15Then pure I lives in the soul, it can experience and grasp the essence of the soul, but it is not reducible to it. Furthermore, the I of psyche is described as having depths too, echoing the idea of the soul as depth.30 For example, sensory stimuli can produce certain lingering feelings in an individual. Psyche is thoroughly intertwined with the lived body and has deep connections with spirit. Psyche helps the body recognise that it is undergoing certain sense (five senses) and sensory (for example, pleasure, ease, dis-ease, and pain) experiences. By contrast, in motivating acts, certain affective states or emotions may cause one to become aware that one has a freedom to respond willingly to possibilities initially announced through an emotional experience.31 For example, I suddenly feel anger, but my anger also makes me aware that I can choose how to respond to a certain person’s words or deeds. My actions could be motivated by a rational stance I take towards that person after deliberation and after the initial feeling of anger. Psyche is also where one feels the strength or weakness of the life force. Furthermore, psyche is an important constitutive layer of human personhood. It serves as an important bridge between the lived bodily and spiritual layers of human personhood. The life of psyche is carried or born by the I of psyche. One can have first-person experiences of one’s own psyche as well as that of others through empathy and other forms of intersubjective experience, for example, the socialities of society and/or community.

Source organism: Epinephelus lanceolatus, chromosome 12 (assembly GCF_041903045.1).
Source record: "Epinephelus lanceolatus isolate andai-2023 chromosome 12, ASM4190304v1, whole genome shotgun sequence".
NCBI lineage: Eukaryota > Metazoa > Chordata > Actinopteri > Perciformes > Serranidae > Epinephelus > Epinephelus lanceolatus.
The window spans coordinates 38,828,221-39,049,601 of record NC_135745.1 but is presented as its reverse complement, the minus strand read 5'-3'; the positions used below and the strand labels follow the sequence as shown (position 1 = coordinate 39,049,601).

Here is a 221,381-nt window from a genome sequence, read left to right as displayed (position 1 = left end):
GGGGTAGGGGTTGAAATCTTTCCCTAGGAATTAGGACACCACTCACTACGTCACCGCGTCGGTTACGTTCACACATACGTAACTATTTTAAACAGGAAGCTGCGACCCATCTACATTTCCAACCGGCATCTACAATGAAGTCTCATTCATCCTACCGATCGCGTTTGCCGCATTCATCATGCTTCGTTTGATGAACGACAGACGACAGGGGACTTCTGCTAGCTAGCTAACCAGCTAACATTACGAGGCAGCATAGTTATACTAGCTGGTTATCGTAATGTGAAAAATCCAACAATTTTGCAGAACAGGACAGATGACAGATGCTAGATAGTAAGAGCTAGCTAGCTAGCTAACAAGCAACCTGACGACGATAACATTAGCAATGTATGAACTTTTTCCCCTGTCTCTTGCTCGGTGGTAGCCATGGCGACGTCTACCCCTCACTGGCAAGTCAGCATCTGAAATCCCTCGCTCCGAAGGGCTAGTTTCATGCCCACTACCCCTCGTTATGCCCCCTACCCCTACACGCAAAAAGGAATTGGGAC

16 Given the foregoing brief description of psyche, what would it mean to be soulless? Stein distinguishes being full of soul from lacking soul. She writes: